New M.F.K Fisher novel foreshadows tragic loss of her true love
An overlooked manuscript for a rare novel by writer M.F.K. Fisher has been unearthed from the effects of her late agent Robert Lescher and finally brought to print, more than 70 years after she set it aside.
Fisher, who spent her later years in Sonoma Valley, is credited with elevating the art of food writing from cookery to a respected literary genre, using lush and painterly descriptions of place and time, love and relationships, travel and memorable meals where food and hunger frequently served as a central metaphor. In an often-repeated quote, the great poet W.H. Auden said of Fisher, “I do not know of anyone in the United States today who writes better prose.”
She was most comfortable and in command writing from her own experience in essays and memoirs. Of the 27 books and six collected works published during her life and posthumously, only two were fiction. And of those, only one, “Not Now But Now,” was published under the name M.F.K. Fisher, a shortening of her given name Mary Frances Kennedy. The second was a forgotten romance written in 1939 under a pseudonym.
For fans and followers of the writer, who died at 84 in the Glen Ellen cottage built for her by friend and patron David Bouverie, the publication of “The Theoretical Foot” is a notable literary event.
“It’s significant because it speaks to the enduring legacy of M.F.K. Fisher,” said Anne Zimmerman, author of the biography, “An Extravagant Hunger: The Passionate Years of M.F.K. Fisher.”
“Not only is it a fine piece of writing and a wonderful example of early M.F.K. Fisher, but it has a real freshness that Fisher was capable of. It also is a fictionalized version of the love affair of her life, and that’s why it is so important to see it into print,” said Jack Shoemaker, the editorial director of Counterpoint. The Berkeley publishing house will release the book Tuesday.
The publication will be marked quietly with a by-invitation-only party at Bouverie Audubon Preserve, where Fisher spent the last 22 years of her life entertaining the likes of James Beard, Maya Angelou and Julia Child. Her small home is much as she left it, now occupied by Bouverie’s land steward John. K. Martin. It is not open to the public.
After Lescher died in 2012, the novel, completed in the early 1940s, was found packed neatly away in one of the signature red boxes where he kept manuscripts. Shoemaker, who has published Fisher since 1980, found it while going through Lescher’s papers.
“I realized that many years ago he had sent it to me, and we had talked about what to do with the book,” Shoemaker said. When (North Point Press) folded, he took a position with Knopf Publishing Group and brought Fisher and other writers with him. In 1994 he founded Counterpoint, which has published Fisher since then.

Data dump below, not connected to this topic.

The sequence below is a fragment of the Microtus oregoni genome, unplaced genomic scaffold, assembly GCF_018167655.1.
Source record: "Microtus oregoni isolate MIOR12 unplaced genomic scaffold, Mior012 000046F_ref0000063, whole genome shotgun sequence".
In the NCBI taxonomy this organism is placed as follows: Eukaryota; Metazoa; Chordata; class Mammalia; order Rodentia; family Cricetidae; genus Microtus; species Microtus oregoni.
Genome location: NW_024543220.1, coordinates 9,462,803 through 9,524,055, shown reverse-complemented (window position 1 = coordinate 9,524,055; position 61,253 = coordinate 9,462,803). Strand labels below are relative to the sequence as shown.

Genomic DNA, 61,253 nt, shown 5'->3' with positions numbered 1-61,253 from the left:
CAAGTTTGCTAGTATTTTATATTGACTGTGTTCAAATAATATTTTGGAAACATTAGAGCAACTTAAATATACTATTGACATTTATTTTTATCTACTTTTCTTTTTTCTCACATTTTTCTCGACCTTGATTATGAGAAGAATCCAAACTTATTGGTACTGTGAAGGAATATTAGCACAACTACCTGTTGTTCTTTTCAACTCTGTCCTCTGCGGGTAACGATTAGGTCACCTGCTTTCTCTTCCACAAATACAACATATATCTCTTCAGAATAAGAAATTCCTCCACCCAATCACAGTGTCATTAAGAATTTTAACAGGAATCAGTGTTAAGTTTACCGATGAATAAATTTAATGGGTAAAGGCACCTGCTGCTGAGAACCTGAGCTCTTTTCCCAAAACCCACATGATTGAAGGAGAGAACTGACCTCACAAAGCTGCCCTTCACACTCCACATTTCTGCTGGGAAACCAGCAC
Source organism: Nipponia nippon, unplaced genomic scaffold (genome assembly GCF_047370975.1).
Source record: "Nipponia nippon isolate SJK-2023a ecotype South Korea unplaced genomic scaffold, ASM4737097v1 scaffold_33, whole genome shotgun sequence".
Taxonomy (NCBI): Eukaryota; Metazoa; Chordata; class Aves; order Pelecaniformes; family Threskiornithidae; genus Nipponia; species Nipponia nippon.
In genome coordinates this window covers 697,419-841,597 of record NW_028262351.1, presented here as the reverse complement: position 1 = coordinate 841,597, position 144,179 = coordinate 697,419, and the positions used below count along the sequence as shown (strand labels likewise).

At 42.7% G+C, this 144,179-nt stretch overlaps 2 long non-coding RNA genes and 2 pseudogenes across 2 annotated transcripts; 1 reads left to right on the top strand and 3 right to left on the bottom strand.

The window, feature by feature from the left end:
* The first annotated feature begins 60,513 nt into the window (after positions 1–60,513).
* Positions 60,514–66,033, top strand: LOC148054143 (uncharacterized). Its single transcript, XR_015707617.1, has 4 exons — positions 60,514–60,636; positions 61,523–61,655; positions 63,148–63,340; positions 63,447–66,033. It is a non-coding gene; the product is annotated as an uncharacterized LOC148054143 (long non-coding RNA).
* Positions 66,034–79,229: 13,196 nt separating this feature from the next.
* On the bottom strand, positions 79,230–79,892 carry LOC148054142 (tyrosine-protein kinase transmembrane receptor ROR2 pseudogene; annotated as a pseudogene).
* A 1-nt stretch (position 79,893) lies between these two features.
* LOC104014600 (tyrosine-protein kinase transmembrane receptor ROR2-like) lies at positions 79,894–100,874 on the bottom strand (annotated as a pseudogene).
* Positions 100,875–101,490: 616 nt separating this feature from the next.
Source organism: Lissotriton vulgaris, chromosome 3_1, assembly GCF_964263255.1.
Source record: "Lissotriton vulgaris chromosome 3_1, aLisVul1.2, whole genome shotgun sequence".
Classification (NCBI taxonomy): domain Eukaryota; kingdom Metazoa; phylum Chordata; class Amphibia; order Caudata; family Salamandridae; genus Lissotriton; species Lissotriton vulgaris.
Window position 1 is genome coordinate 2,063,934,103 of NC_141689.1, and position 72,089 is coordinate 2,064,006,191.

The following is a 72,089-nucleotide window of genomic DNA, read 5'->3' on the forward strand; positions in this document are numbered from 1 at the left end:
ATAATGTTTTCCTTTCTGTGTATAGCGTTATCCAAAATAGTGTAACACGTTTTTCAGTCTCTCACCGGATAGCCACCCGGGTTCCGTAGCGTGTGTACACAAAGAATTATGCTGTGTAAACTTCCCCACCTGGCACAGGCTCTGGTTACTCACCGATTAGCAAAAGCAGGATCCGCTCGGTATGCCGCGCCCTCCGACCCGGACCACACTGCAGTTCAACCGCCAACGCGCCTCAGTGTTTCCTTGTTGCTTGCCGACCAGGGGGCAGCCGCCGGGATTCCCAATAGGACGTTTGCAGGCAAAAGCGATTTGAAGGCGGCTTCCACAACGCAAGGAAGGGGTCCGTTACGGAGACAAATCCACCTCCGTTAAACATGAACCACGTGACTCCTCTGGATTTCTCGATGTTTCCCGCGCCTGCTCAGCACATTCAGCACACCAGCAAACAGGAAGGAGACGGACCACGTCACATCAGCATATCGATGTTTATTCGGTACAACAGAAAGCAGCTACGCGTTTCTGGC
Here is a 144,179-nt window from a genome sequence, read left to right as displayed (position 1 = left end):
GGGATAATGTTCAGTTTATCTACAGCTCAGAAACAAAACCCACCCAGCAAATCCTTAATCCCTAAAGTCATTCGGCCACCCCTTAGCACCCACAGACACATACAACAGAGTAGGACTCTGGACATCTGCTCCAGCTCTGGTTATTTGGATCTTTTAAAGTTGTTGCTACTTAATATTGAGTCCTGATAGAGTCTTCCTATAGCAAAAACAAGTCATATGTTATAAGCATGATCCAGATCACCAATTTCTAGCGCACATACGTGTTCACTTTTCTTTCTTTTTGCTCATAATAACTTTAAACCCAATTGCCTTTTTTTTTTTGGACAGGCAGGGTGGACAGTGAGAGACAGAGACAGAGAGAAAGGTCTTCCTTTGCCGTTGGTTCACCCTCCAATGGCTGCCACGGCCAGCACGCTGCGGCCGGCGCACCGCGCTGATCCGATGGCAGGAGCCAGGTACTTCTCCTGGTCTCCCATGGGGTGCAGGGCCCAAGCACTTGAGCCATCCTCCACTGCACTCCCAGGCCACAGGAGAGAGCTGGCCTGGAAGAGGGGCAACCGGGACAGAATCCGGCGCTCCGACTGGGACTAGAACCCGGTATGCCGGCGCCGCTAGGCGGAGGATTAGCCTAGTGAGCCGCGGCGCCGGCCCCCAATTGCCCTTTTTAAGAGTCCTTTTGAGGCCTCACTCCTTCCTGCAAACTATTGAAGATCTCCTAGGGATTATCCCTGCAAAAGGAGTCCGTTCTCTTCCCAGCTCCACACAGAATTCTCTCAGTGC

Shoemaker said he and Fisher talked about possible posthumous publications, but most of it centered around her journals.
And yet the rare piece of fiction, really thinly disguised autobiography, was not a secret to scholars and those closest to Fisher. Zimmerman said she ran across a carbon copy among Fisher’s personal papers housed at the Schlesinger Library on the History of Women in America at Harvard University. But it remained well off the radar.
The story unfolds at an alpine farm in Switzerland, where a collection of bright and beautiful young travelers - based on Fisher, her lover and soon to be second husband Dillwyn Parrish, and other friends and family members - have gathered within a short bubble of bliss for one warm end-of-summer day of eating, writing, reading, love-making and ruminating. But dark forces are forming just beyond, in their personal lives and in a Europe on the brink of war.
There is a poignancy to the pre-Valentine’s publication of the book. The thrice-married Fisher regarded Parrish, an artist and a writer himself, as the love of her life. They met while still married to others, fell in love and for a time lived in Parrish’s cottage, “Le Paquis,” on Lake Geneva.
“I think of it as a love story,” said Zimmerman. “It’s tragic and romantic and maybe is not sweet in the way you think of Valentine’s Day as being sweet. But it certainly is perfect timing in the season when we’re thinking about passion and curling up with a good book that has got some real highs and lows.”
For Fisher, there was a palpable bond between love and food that grew in her relationship with Parrish, which included time spent in Switzerland in the late 1930s. It began with dreams of growing grapes and olive oil and ended in a nightmare when Parrish was stricken with Beurger’s disease, a circulatory disorder that causes blood clots leading to gangrene.